Select Committee on Defence Minutes of Evidence

Examination of Witnesses (Questions 1140 - 1144)



  1140. Is that not a key point in the equation, that there is a gap there where, as you say, you could not have 200 firefighters in London tied up for three months? Is there not a need then, if the military is to be used in that respect, to know what the capacity is and to have some mechanism whereby it can be brought in so that you could withdraw firefighters over a period of time?
  (Mr Dobson) The problem with it is the document Military Aid to Civil Community that details all the military aid to civil powers is very clear that the military aid cannot be taken as a given because it will change on a day to day, week to week, month to month basis, it will change very frequently. What we would need to do is to have at least an agreed level of cover or level of provision that would be available at any time during the day or night within certain response times in order to plan on that assumption. At the moment we are not able to have that because the military availability does change so frequently and, therefore, we are not able to plan on the basis of having military aid available.

  1141. If you had an assurance that you had that, that would be helpful?
  (Mr Dobson) Yes.
  (Mr Bull) Coming back to the issue of CBRN and training there, obviously we have standing operating procedures and we have now been included in the loop at the MoD training facility at Winterbourne Gunner where all police Silver and Gold Commanders go for training. We have now established a course there for all senior Silver and Gold Commanders in every fire authority in the United Kingdom and we are now integrating the ambulance service into that as well. We have had discussions with ministers about making that available on a tripartite basis because at the moment it is ad hoc and there are difficulties and sensitivities about funding, it is a Home Office fund, and all the things that go with that that we need to get through. That needs to be made on a tripartite basis. We also need to ensure then that every firefighter receives training in CBRN and we have a national college at Moreton-in-the Marsh which will be dealing with the middle command levels and then we will have a cascade system down for the training for fire authorities throughout the UK.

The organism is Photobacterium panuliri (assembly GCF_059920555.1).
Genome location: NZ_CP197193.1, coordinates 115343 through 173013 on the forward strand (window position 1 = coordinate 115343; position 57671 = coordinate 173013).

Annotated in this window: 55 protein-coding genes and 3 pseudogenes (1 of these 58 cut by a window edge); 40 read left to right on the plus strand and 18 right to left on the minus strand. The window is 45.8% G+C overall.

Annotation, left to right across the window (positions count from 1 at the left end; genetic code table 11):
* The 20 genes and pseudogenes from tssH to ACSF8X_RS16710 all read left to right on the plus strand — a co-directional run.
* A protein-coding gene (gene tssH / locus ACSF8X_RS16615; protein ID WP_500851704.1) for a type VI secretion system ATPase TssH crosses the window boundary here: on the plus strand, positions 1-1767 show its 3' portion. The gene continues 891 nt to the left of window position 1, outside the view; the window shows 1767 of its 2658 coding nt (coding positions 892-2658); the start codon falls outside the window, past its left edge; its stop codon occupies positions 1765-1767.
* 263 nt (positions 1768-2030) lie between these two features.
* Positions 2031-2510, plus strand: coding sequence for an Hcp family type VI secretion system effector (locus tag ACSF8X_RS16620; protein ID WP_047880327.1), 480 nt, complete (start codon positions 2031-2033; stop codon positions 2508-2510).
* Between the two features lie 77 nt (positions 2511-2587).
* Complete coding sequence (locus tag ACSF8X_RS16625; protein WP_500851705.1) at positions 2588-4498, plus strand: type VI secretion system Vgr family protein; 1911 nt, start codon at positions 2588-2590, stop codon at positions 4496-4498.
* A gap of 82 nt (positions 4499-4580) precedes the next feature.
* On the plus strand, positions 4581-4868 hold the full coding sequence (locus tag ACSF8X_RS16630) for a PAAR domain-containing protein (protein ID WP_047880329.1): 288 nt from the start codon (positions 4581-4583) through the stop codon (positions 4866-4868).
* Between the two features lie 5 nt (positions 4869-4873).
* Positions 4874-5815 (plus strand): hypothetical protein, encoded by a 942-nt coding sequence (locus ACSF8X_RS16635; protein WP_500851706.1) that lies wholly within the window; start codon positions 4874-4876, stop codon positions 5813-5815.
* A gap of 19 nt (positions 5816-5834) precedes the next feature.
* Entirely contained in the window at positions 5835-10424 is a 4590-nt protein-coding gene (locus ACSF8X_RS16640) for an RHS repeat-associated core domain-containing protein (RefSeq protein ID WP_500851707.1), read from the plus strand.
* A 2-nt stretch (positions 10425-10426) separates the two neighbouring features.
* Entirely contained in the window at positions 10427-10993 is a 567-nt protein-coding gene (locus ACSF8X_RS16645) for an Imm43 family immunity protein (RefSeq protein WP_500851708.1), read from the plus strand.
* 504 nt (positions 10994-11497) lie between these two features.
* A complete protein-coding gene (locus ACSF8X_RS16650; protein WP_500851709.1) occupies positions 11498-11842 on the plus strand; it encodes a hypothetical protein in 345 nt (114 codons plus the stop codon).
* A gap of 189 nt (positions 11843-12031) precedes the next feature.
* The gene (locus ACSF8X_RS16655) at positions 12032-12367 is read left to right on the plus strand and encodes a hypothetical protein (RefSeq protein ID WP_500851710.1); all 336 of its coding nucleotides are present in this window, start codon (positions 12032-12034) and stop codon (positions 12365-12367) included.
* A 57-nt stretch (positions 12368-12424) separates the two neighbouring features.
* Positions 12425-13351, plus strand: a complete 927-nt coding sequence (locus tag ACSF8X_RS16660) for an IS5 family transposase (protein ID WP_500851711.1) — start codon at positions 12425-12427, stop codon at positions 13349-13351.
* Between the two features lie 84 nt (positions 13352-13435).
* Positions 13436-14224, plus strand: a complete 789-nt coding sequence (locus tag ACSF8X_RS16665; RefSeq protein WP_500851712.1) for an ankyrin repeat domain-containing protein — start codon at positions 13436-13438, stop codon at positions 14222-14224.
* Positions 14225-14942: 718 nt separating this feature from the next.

1142. Does that go to retained fire officers in Devon, for example?
  (Mr Bull) I was just going to pick up on that.
  (Mr Young) For those Members around the table who are not familiar with the concept of retained firefighters, in most rural areas fire stations are crewed by retained firefighters who have other professions, other businesses, whatever they may do, but are on call from their home or their place of work to the Fire Service and respond to the fire station in a very similar way that lifeboat crews respond to the lifeboat station. Generally speaking, the level of training that they have in this particular area varies from one authority to another but in most they are trained to carry out response to chemical incidents, they do have the equipment to undertake that sort of activity. Our expectation would be that we would cascade that further training down to retained firefighters as well. Interestingly, about 60 per cent of all the fire stations in the whole of the country are crewed by retained firefighters and there are about 15,000 retained firefighters in the UK. How well we can ensure their availability over an extended period of time, possibly responding to an incident in another part of the country, is something of an unknown because we have never faced that before.

Jim Knight

  1143. Is it not the case that it is becoming more difficult to retain firefighters because they are living away from their workplace, getting co-operation from employers can be more difficult and generally sustaining the cover with retained stations is more and more challenging?
  (Mr Young) Yes, particularly in those areas which are in the commute to work radius of large towns and cities where the majority of the working population may well not work in the area in which they live and retained, by their very nature, we rely upon their availability in the area to be on call to the Fire Service all the time. Many fire brigades around the country have significant problems in recruitment and retention of retained firefighters.

  Jim Knight: Can I—


  1144. Gentlemen, thank you. I am opening a meeting at one o'clock, you can ask them afterwards. Thank you very much for coming, it was immensely helpful and reassuring. There are some additional questions we intended to ask, including Mr Knight, but he has got his quote in for this week's local paper. There might be additional documents that you think might be helpful, so if you would not mind because we are not fire specialists but we would like to know. Thank you very much for coming along and talking to us.

  (Mr Bull) Thank you for the opportunity.

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